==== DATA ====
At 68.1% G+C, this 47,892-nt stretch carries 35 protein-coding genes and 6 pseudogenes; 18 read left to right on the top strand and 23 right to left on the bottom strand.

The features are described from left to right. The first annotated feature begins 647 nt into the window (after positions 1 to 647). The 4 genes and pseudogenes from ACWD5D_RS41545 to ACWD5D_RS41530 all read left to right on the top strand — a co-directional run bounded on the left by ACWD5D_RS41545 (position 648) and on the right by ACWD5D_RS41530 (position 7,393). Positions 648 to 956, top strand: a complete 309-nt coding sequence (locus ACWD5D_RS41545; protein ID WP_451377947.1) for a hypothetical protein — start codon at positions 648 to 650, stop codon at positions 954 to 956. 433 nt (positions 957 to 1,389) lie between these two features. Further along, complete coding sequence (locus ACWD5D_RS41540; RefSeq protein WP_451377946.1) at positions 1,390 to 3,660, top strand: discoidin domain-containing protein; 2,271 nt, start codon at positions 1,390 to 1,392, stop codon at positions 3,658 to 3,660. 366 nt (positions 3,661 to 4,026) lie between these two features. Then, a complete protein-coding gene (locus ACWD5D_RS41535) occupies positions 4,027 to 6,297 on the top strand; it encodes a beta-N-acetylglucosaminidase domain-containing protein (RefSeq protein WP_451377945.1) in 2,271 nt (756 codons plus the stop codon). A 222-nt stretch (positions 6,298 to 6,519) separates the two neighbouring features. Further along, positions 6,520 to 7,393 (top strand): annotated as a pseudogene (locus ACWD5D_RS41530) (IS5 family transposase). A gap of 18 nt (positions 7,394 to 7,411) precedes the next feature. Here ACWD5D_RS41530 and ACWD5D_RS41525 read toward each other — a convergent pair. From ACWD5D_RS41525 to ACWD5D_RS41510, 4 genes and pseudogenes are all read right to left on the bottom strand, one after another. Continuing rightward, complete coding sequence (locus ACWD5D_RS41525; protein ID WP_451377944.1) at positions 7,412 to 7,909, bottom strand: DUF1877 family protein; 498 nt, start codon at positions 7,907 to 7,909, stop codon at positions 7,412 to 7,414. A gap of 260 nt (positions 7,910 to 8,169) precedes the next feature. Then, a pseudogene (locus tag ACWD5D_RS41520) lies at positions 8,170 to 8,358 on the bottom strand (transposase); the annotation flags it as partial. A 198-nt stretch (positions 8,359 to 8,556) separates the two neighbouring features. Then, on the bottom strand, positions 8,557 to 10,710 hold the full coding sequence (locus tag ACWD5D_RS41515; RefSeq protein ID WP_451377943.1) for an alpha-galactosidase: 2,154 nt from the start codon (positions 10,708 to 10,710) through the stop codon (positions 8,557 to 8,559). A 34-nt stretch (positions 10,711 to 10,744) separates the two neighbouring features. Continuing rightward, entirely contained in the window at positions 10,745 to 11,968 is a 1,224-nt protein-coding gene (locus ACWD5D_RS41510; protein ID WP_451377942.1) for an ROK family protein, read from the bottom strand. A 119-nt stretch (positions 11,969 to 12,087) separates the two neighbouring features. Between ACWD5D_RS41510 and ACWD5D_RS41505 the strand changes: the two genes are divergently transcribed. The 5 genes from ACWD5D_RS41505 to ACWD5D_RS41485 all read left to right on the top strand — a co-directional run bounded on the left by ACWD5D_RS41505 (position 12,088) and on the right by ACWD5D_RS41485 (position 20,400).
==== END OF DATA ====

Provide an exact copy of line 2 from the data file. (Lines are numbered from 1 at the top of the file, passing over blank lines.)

The features are described from left to right. The first annotated feature begins 647 nt into the window (after positions 1 to 647). The 4 genes and pseudogenes from ACWD5D_RS41545 to ACWD5D_RS41530 all read left to right on the top strand — a co-directional run bounded on the left by ACWD5D_RS41545 (position 648) and on the right by ACWD5D_RS41530 (position 7,393). Positions 648 to 956, top strand: a complete 309-nt coding sequence (locus ACWD5D_RS41545; protein ID WP_451377947.1) for a hypothetical protein — start codon at positions 648 to 650, stop codon at positions 954 to 956. 433 nt (positions 957 to 1,389) lie between these two features. Further along, complete coding sequence (locus ACWD5D_RS41540; RefSeq protein WP_451377946.1) at positions 1,390 to 3,660, top strand: discoidin domain-containing protein; 2,271 nt, start codon at positions 1,390 to 1,392, stop codon at positions 3,658 to 3,660. 366 nt (positions 3,661 to 4,026) lie between these two features. Then, a complete protein-coding gene (locus ACWD5D_RS41535) occupies positions 4,027 to 6,297 on the top strand; it encodes a beta-N-acetylglucosaminidase domain-containing protein (RefSeq protein WP_451377945.1) in 2,271 nt (756 codons plus the stop codon). A 222-nt stretch (positions 6,298 to 6,519) separates the two neighbouring features. Further along, positions 6,520 to 7,393 (top strand): annotated as a pseudogene (locus ACWD5D_RS41530) (IS5 family transposase). A gap of 18 nt (positions 7,394 to 7,411) precedes the next feature. Here ACWD5D_RS41530 and ACWD5D_RS41525 read toward each other — a convergent pair. From ACWD5D_RS41525 to ACWD5D_RS41510, 4 genes and pseudogenes are all read right to left on the bottom strand, one after another. Continuing rightward, complete coding sequence (locus ACWD5D_RS41525; protein ID WP_451377944.1) at positions 7,412 to 7,909, bottom strand: DUF1877 family protein; 498 nt, start codon at positions 7,907 to 7,909, stop codon at positions 7,412 to 7,414. A gap of 260 nt (positions 7,910 to 8,169) precedes the next feature. Then, a pseudogene (locus tag ACWD5D_RS41520) lies at positions 8,170 to 8,358 on the bottom strand (transposase); the annotation flags it as partial. A 198-nt stretch (positions 8,359 to 8,556) separates the two neighbouring features. Then, on the bottom strand, positions 8,557 to 10,710 hold the full coding sequence (locus tag ACWD5D_RS41515; RefSeq protein ID WP_451377943.1) for an alpha-galactosidase: 2,154 nt from the start codon (positions 10,708 to 10,710) through the stop codon (positions 8,557 to 8,559). A 34-nt stretch (positions 10,711 to 10,744) separates the two neighbouring features. Continuing rightward, entirely contained in the window at positions 10,745 to 11,968 is a 1,224-nt protein-coding gene (locus ACWD5D_RS41510; protein ID WP_451377942.1) for an ROK family protein, read from the bottom strand. A 119-nt stretch (positions 11,969 to 12,087) separates the two neighbouring features. Between ACWD5D_RS41510 and ACWD5D_RS41505 the strand changes: the two genes are divergently transcribed. The 5 genes from ACWD5D_RS41505 to ACWD5D_RS41485 all read left to right on the top strand — a co-directional run bounded on the left by ACWD5D_RS41505 (position 12,088) and on the right by ACWD5D_RS41485 (position 20,400).